Jasper County schools score back-to-back 'F'

tbarton@beaufortgazette.comAugust 5, 2013 

Jasper County School superintendent Vashti Washington

SUBMITTED PHOTOGRAPH

Faced with dismal results on standardized tests -- the lowest of any school district in the state -- Jasper County's schools superintendent Monday said the scores "have no meaning."

Superintendent Vashti Washington -- acknowledging "the brutal facts" that fewer than half of students in most grades meet standards on state assessments -- disputed the way grades are calculated. The district also got a failing grade the previous year.

"The calculated values have no meaning and, for the second consecutive year, are being used to misinform and mislead parents, the community and decision makers about the status and growth of education in (South Carolina) -- and in (the Jasper County School District)," Washington said in a prepared statement.

Asked in an interview what plans her district had for improving performance, Washington offered few specifics.

"I don't want to go into all of the details until I've had time to speak to my staff, which would mean all teachers in our school," Washington said. "... However, they will have written, measurable objectives that will have to be met this upcoming year."

She also said parents need to get more involved in their children's education.

"We need our parents to support the initiatives that we have," she said. "Even when we offered free tutoring for our students last school year, several of our parents did not take advantage of that. ... Whatever methodology you put in place for students, there has to be a commitment from the parents, as well as finding the right teacher to be able to teach the students that have the greatest needs."

Washington said the district has hired new reading "interventionists" to provide more support to struggling students.

Her prepared statement said the school district puts "no stock in (test score) calculations or the resulting letter grades and will spend very little time talking about those."

This was the second year that letter grades were used by the state to rate progress toward goals that are part of the federal No Child Left Behind law.

The S.C. Department of Education released scores for districts Thursday for the Palmetto Assessment of State Standards and the High School Assessment Program. Those tests are used to help determine the district and school letter grades on federal accountability standards, also released Thursday. Jasper County's grade was an "F."

The district scored 27.3 points on a 100-point scale -- down from 39.5 points in 2012 -- and the lowest of any district in the state. Second lowest was the Lee County School District with 33.8 points. Statewide, 77 percent of school districts and 76 percent of schools met state expectations with a grade of "C" or better.

Washington said letter grades contradict other awards and measures of progress made by students in the district and around the state.

In the past, schools either met federal standards -- known as "adequate yearly progress" -- or they failed under an all-or-nothing rating system, in which falling short on just one objective meant a failing grade and the same designation as a school missing multiple objectives.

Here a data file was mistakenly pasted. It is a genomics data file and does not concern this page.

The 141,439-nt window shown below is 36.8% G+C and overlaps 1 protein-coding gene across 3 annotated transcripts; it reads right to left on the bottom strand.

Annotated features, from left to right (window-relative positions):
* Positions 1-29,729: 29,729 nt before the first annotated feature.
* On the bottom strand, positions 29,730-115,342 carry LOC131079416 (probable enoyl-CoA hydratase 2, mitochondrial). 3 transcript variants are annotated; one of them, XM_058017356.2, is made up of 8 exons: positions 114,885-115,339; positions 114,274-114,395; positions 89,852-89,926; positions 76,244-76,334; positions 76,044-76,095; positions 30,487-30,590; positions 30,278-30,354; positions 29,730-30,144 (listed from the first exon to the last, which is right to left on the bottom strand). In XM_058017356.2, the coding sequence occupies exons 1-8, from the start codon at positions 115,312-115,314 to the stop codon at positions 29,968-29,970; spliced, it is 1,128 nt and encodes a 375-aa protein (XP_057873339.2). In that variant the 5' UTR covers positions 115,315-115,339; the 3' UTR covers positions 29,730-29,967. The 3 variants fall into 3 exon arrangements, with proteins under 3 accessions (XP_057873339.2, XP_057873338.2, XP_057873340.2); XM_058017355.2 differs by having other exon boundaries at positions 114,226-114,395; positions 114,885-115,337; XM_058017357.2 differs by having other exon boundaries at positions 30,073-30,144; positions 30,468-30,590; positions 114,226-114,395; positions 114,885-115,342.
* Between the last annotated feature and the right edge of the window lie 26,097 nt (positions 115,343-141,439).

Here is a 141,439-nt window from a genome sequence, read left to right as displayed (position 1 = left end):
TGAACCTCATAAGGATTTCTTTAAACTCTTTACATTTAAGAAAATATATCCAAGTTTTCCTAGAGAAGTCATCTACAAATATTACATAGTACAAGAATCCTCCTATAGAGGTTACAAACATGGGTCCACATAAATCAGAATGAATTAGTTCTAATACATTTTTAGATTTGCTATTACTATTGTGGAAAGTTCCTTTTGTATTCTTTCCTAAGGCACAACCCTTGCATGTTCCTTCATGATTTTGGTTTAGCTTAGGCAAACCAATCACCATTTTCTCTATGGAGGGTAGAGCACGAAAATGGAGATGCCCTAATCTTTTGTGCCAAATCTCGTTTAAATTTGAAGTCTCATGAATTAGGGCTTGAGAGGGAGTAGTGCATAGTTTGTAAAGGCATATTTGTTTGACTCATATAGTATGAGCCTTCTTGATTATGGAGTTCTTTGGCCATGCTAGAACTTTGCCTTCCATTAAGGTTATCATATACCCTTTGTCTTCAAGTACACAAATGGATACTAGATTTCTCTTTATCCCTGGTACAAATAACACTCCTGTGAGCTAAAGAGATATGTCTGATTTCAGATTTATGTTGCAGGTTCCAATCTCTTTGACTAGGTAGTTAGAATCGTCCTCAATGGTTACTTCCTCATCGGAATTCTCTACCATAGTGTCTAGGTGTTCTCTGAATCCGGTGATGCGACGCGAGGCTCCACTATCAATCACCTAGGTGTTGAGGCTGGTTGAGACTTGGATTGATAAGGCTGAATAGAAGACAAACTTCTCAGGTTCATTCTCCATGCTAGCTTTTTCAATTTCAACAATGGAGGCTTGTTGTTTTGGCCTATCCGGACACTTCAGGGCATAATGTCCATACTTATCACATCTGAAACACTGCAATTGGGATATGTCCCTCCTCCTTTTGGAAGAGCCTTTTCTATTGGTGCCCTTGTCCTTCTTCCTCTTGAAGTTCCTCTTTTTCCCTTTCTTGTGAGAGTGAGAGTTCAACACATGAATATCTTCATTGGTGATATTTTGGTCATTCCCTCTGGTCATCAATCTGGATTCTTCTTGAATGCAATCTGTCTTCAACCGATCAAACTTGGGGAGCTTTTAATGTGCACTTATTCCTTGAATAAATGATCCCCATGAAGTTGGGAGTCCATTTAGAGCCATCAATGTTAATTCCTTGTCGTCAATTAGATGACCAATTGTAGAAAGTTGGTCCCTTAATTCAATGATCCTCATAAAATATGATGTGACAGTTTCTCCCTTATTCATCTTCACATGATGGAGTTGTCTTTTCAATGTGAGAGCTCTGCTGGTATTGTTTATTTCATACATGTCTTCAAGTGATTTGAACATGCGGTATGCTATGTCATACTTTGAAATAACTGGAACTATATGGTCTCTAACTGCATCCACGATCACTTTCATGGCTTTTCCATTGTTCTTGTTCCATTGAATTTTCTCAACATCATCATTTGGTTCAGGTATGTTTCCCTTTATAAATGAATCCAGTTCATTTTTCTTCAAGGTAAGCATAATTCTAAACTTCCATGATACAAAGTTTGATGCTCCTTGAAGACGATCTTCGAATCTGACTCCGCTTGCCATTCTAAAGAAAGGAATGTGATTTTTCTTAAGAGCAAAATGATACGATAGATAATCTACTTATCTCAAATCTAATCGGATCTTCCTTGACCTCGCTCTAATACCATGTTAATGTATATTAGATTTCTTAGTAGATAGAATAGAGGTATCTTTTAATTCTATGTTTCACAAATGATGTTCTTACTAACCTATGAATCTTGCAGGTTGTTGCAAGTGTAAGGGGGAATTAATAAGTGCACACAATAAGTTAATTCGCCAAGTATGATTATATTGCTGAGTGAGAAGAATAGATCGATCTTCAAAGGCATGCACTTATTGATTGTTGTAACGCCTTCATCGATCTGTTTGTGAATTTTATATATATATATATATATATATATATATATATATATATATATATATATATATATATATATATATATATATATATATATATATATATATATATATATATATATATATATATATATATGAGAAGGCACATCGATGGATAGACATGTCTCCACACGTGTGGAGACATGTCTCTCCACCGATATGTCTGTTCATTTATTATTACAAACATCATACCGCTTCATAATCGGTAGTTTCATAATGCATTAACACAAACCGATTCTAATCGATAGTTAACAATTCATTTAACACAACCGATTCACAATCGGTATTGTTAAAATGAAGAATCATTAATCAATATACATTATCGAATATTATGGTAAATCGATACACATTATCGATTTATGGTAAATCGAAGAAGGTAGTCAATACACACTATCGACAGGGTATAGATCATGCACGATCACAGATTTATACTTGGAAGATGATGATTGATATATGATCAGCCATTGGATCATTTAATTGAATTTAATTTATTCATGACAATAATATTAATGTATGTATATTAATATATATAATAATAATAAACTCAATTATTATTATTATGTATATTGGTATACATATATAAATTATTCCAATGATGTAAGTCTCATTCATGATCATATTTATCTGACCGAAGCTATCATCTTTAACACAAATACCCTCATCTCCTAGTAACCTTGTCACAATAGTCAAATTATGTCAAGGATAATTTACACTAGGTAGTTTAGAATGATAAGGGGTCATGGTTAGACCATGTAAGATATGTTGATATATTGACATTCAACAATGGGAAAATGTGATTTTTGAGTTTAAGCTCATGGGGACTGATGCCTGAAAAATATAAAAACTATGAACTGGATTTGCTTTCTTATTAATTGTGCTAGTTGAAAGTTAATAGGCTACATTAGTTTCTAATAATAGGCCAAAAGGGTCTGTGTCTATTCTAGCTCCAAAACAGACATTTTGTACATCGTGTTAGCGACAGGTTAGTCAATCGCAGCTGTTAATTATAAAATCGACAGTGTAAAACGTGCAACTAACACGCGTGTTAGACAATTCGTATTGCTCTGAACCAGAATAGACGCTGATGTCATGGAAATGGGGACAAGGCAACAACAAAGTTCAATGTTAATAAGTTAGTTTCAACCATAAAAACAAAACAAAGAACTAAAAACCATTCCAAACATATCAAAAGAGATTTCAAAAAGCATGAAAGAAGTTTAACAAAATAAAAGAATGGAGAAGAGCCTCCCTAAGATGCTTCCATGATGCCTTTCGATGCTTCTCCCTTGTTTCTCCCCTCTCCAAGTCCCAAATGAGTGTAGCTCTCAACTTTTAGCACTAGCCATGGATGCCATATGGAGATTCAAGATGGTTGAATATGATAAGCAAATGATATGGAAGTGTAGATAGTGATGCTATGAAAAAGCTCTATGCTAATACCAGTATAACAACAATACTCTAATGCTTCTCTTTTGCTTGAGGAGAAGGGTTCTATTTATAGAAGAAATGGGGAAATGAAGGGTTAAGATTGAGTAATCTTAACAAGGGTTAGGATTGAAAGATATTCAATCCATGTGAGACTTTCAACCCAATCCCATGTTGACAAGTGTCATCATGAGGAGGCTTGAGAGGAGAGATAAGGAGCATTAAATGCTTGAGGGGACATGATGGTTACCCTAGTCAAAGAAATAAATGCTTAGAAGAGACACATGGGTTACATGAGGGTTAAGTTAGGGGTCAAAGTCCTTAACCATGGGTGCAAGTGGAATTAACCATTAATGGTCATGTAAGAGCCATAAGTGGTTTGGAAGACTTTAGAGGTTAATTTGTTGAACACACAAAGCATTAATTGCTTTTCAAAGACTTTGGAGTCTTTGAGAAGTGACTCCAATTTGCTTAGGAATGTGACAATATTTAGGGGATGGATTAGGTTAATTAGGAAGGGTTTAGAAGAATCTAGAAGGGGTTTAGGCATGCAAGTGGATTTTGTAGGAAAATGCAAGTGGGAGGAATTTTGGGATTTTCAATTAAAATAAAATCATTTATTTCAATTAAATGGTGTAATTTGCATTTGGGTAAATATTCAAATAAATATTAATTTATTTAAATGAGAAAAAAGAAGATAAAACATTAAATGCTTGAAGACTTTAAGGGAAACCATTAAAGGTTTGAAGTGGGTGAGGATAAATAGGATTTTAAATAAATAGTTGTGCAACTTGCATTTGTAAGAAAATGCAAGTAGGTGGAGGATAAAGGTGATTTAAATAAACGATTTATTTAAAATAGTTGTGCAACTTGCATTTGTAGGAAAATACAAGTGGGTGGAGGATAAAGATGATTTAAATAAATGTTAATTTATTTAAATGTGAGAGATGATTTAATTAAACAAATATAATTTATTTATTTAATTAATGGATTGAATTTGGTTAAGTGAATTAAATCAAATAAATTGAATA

The new system of letter grades gives schools more credit for progress made toward meeting those goals and also adds more standards based on graduation rates and several other factors.

The grades, though, emphasize growth from year to year. Federal targets for student learning were higher in 2013 than in 2012.

That combination of having to clear a higher bar and an emphasis on surpassing the previous year's gains led to drastic grade swings for some schools in the state, and brought calls for the state Education Department to rework its calculations.

State Superintendent of Education Mick Zais remained committed to the grading system during a press conference last week. Zais said the letter grades provide the public a "transparent and accurate reflection of current levels of student achievement and improvement," according to a news release.

Washington said lack of state and local support for education, persistently below-average reading skills and the fact that 90 percent of students come from families struggling with poverty continue to present daunting obstacles "that won't be changed overnight."

Percentage of Jasper County students with passing scores in various subjects in 2012 and 2013, compared to statewide scores in 2013

Writing
GradeJasper Co. 2013Jasper County '12State 2013
349.8 70.3
452.3 74.4
546.145.374.5
646 74.7
749.2 76.5
847.862.275.7
English
GradeJasper Co. 2013Jasper Co. 2012State 2013
361.459.882.9
444.745.879
550.74082
639.634.774.4
746.244.973.2
837.85067.4
Math
GradeJasper Co. 2013Jasper Co. 2012State 2013
332.738.869.8
449.841.479.8
543.135.176.3
625.236.971.3
738.74768.3
84040.170.2
Science
GradeJasper Co. 2013Jasper Co. 2012State 2013
338.127.367.8
436.735.373.1
526.437.473
621.135.568.4
734.445.375.5
826.95071.1
Social Studies
GradeJasper Co. 2013Jasper Co. 2012State 2013
340.553.179.8
450.746.681.8
534.322.771.7
642.552.778
72839.368.3
837.94671.3

Follow reporter Tom Barton at twitter.com/IPBG_Tom

Related content:

More on the letter grades from the S.C. Department of Education

More on the high school exit exam scores from the S.C. Department of Education

More on PASS scores from the S.C. Department of Education

Beaufort County students continue gains on standarized tests: Aug. 1, 2013

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